Oh,so men have limited rights to free speech now? Or only the ones that disagree with your twisted, liberal thinking?

      • The employer is interfering with the insurance contract between the health insurer and the employee/policyholder. It is none of the employer’s business, and women’s health is not a “vanity service”.

      • Each and every employee of Hobby Lobby can quit their jobs if they object to their employers religious doctrine.

      • UncleBluck

        This was not about respecting peoples “religious” values it was about abortion and the right wing “Christian” values that the “Christians” are always trying to shove down the throats of the rest of civilization….nothing more and nothing less…

    • rhmaccallum

      The Powerhouse Church Of The Presumptuous Assumption Of The Capitalist Corporation. Money for incense, COE’s for priests. Temples for the Bishops.

  • MaxPlanck

    Thank you for your clarity on the matter, Alan which due to my rage after hearing about the decision, I’ve been unable to discern. Your dissemination of RFRA was particularly helpful. Not helpful though, is the Roberts court which is the gift that keeps on giving to the corporatists, the well-off and those seeking to cloak their affairs in all things religious. With yesterday’s decision, I think we’ve got a Trojan horse in our midst.

  • BlackRockLifer

    Strange that Hobby Lobby has no problem doing business with China, I would think that country’s policies on birth control and abortion would warrant a boycott from this holier than thou corporation.

  • hwhamlin

    This is fun — watching the Left get loopy.
    I’m disappointed you don’t do a similar analysis of the extent of the First amendment right to free pharmaceuticals. I guess I’ll have to wait until there actually exists such a provision in the Constitution.

    • Matt

      I have a right as a contracted employee to spend my compensation any way I wish. Health insurance is part of my compensation. If a company doesn’t want to cover contraception they should have to disclose that. Is asking the company’s representatives “what religion does this corporation practice?” an appropriate interview question now?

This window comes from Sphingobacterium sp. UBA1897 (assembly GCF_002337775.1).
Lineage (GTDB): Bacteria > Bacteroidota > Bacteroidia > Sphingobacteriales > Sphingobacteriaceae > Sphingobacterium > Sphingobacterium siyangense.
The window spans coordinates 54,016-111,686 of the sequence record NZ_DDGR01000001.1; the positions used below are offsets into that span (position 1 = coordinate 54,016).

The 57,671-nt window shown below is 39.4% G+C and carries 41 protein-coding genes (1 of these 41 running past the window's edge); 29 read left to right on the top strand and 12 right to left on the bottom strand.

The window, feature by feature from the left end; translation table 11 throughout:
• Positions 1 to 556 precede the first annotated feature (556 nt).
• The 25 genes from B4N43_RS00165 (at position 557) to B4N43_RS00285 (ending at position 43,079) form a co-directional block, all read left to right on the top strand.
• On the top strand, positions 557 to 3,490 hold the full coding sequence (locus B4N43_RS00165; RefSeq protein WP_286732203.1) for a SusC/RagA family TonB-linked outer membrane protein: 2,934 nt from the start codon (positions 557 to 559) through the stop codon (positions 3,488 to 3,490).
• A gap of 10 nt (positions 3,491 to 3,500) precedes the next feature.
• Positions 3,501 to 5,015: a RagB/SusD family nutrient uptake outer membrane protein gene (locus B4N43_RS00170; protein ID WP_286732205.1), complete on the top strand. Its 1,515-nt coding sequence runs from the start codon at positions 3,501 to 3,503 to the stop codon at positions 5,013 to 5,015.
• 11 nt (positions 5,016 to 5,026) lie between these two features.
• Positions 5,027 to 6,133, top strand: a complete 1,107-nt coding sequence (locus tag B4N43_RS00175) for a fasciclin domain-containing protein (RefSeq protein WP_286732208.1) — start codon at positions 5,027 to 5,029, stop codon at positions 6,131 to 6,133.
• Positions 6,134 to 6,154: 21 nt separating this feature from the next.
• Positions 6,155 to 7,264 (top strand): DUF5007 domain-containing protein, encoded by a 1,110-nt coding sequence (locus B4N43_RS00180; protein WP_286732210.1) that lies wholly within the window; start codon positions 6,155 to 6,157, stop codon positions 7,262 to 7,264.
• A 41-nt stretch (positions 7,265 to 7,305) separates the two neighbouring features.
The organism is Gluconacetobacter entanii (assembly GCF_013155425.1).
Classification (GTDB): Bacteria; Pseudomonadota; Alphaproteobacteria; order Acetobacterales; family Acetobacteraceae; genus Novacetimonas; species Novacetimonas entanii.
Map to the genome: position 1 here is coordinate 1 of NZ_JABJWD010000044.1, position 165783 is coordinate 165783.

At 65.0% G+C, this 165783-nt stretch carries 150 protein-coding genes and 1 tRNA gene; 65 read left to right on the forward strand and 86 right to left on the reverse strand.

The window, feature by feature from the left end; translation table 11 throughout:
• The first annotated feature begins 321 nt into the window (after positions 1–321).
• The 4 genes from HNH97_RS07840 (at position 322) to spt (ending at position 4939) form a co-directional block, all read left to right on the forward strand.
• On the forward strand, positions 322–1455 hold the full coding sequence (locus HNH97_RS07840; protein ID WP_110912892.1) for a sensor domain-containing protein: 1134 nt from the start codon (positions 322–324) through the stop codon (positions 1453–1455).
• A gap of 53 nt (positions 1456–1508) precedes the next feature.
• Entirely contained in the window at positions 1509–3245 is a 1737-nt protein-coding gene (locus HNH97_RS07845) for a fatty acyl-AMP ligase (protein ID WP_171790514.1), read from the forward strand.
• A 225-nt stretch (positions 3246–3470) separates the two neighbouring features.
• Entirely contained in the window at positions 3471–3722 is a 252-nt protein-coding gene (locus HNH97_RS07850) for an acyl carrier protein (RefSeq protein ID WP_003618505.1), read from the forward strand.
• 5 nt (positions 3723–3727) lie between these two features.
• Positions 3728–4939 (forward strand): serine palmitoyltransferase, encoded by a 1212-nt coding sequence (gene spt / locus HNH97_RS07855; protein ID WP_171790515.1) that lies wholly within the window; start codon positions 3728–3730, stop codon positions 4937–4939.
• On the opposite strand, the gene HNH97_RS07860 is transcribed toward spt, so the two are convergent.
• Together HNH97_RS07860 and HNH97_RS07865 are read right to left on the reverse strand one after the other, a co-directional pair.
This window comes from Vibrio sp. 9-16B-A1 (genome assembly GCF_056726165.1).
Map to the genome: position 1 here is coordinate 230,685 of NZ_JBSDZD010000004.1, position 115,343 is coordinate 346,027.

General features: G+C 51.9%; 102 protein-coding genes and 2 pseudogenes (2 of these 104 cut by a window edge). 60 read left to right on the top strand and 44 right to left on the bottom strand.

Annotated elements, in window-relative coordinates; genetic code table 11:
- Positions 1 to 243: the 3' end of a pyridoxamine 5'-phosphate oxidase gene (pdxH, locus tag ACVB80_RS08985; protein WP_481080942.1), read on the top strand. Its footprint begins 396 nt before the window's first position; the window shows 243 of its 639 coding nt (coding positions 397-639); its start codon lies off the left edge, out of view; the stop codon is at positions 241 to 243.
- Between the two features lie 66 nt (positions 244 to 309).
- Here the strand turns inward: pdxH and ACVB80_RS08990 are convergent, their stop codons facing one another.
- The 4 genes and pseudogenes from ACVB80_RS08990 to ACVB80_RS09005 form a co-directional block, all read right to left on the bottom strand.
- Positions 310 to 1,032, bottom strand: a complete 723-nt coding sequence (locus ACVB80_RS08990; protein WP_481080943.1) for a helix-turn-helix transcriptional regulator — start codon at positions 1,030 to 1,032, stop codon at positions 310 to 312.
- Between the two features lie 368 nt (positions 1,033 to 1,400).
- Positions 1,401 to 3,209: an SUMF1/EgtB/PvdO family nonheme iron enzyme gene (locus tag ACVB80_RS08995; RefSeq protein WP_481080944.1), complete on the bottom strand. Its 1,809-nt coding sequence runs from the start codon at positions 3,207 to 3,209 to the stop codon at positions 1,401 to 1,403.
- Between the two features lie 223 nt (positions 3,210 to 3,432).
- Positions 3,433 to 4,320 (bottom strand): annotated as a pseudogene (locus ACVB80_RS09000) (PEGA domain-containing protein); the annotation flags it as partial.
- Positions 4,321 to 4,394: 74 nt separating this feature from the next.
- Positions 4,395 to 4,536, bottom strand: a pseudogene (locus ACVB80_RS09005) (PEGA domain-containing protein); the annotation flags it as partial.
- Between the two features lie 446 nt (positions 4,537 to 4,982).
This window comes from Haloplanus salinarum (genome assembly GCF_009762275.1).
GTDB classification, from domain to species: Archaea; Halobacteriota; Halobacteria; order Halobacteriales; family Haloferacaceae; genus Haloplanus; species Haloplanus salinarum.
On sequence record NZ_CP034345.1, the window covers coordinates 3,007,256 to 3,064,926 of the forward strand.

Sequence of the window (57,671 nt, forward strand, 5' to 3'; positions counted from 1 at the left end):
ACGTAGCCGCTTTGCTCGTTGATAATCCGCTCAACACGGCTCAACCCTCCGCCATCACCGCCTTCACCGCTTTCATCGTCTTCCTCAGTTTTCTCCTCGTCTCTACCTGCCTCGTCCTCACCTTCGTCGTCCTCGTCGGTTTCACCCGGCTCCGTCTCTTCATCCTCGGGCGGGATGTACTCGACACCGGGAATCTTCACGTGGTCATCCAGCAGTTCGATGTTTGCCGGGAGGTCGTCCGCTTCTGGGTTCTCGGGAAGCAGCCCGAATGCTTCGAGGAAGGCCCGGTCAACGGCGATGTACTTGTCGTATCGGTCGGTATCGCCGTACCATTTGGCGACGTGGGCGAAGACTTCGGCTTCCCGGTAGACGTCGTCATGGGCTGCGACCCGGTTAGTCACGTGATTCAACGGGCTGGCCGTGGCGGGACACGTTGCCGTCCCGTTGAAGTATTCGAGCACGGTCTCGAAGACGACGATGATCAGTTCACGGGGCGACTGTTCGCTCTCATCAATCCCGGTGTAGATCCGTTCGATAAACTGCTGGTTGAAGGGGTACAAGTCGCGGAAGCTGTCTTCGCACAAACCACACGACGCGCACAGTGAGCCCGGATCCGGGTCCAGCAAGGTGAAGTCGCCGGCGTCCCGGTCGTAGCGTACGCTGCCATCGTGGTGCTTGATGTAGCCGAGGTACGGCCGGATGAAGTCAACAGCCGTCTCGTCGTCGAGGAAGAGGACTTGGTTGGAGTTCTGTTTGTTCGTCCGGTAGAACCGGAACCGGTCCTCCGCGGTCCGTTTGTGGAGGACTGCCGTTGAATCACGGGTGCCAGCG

• Rick in TX

        your “compensation” includes your paycheck, and you are free to use that part of your compensation package to buy whatever BC you want. forcing them to buy something for you that they have philosophical faith-based objections to is over the line of religious freedom. pretty easy math.

      • Matt

        How are your benefits not part of your compensation package? I certinly compare them when deciding where to work. If something as major as birth control is left out, they should have to disclose that. Before I waste my time with them.

      • Rick in TX

        A. I never said they weren’t.
        B. HL pays for birth control. 16 different kinds.

      • Matt

        Hobby Lobby does, there were other companies named in the lawsuit that choose not to provide any.

      • Rick in TX

        Funny, they aren’t mentioned in this story, much less the headline. If there are others refusing ANY bc coverage, why is HL being attacked, in the headline no less?

      • Matt

        Hobby Lobby was the main plaintiff, they are also the biggest company in the lawsuit that’s why they get the most attention. Conestoga Wood Specialties the Menonite owned company equates birth control with killing humans and was a plaintiff. There is nothing in this ruling preventing other companies from dropping contreception coverage entirely, which is used for treating achne, and, ovarian cancer among other things.